When a catastrophic earthquake and tsunami struck Japan on March 11, 2011, the White House suddenly found itself confronting a nuclear crisis halfway across the globe.
Radiation was wafting from the Fukushima Daiichi nuclear power plant, and President Barack Obama needed to make immediate decisions: Should he evacuate U.S. military bases near Fukushima? Should he also call for the evacuation of 90,000 Americans living in Tokyo – surely sparking panic in a region of 37 million people?
Answers to these questions fell largely to Obama’s science adviser, John P. Holdren, a physicist. Holdren quickly put together a model that suggested that the expected radiation levels, while worrisome, would be far lower than the Pentagon had first estimated. Evacuation orders were put on hold. As Jeffrey Bader, a former senior director at the National Security Council, said in 2012, “Holdren’s rapid and careful work had averted a potential slide toward unnecessary and damaging decisions.”
Three months into his presidency, Donald Trump has yet to appoint a science adviser. The Office of Science and Technology Policy, which grew to 135 employees under Obama, is at just one-fourth that level. Trump’s proposed federal budget, prepared without the input of a science adviser, calls for deep cuts in federal science agencies, particularly those involved in climate-change research.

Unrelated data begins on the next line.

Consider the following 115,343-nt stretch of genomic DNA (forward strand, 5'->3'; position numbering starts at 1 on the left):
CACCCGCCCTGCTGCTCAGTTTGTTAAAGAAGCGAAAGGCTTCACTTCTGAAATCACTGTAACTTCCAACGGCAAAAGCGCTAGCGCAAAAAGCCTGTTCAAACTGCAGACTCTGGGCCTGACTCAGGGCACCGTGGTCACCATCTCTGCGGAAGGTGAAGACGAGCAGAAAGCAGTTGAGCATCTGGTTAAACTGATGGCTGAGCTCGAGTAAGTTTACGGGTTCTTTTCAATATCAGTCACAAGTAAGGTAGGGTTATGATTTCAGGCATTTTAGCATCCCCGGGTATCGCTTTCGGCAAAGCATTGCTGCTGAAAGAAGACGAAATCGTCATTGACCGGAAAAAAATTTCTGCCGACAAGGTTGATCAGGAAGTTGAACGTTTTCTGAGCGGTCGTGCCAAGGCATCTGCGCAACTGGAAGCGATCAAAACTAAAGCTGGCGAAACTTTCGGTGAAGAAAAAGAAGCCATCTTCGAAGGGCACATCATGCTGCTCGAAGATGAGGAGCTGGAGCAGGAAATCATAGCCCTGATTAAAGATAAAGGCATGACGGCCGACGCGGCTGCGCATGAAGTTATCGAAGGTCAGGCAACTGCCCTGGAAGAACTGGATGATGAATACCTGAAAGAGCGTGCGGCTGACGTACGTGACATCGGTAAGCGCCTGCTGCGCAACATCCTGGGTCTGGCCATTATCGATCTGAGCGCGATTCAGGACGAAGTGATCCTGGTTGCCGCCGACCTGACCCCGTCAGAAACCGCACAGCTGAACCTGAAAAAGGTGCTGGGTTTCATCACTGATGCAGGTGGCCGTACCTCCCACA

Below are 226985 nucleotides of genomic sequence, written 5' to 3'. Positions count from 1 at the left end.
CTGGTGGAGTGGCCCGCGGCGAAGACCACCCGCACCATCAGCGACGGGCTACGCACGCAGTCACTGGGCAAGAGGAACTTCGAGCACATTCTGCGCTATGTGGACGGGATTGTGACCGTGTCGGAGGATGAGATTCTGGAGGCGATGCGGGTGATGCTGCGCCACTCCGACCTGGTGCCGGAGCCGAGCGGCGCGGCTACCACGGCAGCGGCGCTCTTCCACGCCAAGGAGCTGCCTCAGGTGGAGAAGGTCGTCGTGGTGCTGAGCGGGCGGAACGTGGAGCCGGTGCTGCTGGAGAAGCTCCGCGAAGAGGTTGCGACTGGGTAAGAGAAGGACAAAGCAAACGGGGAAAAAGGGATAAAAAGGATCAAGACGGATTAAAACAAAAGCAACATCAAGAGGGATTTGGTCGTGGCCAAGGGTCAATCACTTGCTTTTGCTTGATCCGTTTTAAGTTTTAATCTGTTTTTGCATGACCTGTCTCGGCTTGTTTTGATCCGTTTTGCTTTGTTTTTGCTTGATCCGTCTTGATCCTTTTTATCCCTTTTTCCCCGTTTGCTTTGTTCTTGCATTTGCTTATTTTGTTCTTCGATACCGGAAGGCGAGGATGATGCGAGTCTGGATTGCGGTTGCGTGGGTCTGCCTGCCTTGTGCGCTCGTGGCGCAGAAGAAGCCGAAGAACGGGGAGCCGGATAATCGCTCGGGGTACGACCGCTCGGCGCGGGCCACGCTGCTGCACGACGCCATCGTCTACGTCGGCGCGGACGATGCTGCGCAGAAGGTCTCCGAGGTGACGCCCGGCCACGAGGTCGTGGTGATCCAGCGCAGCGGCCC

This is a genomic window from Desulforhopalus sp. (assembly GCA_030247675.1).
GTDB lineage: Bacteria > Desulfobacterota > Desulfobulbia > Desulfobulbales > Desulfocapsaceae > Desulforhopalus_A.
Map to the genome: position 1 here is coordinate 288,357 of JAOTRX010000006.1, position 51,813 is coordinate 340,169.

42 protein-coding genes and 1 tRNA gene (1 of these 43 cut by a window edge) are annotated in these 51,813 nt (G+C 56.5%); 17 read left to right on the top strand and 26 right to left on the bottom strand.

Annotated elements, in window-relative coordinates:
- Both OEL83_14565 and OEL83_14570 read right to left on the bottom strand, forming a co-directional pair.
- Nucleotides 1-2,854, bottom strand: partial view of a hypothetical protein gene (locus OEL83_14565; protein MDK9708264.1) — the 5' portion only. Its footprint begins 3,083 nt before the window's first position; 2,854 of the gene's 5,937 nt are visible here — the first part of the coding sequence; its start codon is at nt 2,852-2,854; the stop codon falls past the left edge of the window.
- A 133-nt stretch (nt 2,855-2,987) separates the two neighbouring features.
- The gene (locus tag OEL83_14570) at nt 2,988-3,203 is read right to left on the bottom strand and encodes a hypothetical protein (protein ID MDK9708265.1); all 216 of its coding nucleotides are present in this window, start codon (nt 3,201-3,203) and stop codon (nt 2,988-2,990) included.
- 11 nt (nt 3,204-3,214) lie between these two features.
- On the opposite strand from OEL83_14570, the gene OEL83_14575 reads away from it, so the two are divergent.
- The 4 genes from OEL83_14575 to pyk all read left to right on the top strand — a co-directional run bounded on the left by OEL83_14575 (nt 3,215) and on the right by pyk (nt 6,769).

Science advocates are pushing back. On Saturday, tens of thousands of people attended “March for Science” events worldwide, including one in Washington. Even bigger crowds are expected this Saturday for the Peoples Climate March, a response to the president’s environmental policies.
Trump’s defenders say his priorities are jobs, the economy and national security, and they expect him to make science appointments in due time. “Rigorous science is critical to my administration’s efforts to achieve the twin goals of economic growth and environmental protection,” Trump was quoted as saying in an official statement from the White House.
But critics say Trump seems indifferent to science, which could skew his policy decisions and limit his ability to respond knowledgeably to a national emergency, such as an oil spill or nuclear accident.
“Science advisers can have a lot of clout,” said Holdren, who held the job for all eight years Obama was in office. For Trump, he said, “Every day of delay without some senior people in science and technology is opportunity lost.”
On the campaign trail, Trump was an outspoken skeptic of climate-change science and of vaccines and a frequent repeater of unverified facts and falsehoods. As president, he has made just one top science appointment, selecting Michael Kratsios, the former chief of staff for Silicon Valley investor and Trump adviser Peter Thiel, to serve as the White House deputy chief technology officer.
By contrast, Obama had recruited Holdren and his scientific team roughly a month before he was inaugurated in 2009. That team included physicist Steven Chu, Obama’s pick for energy secretary and the first Nobel Prize winner to be nominated to a Cabinet position.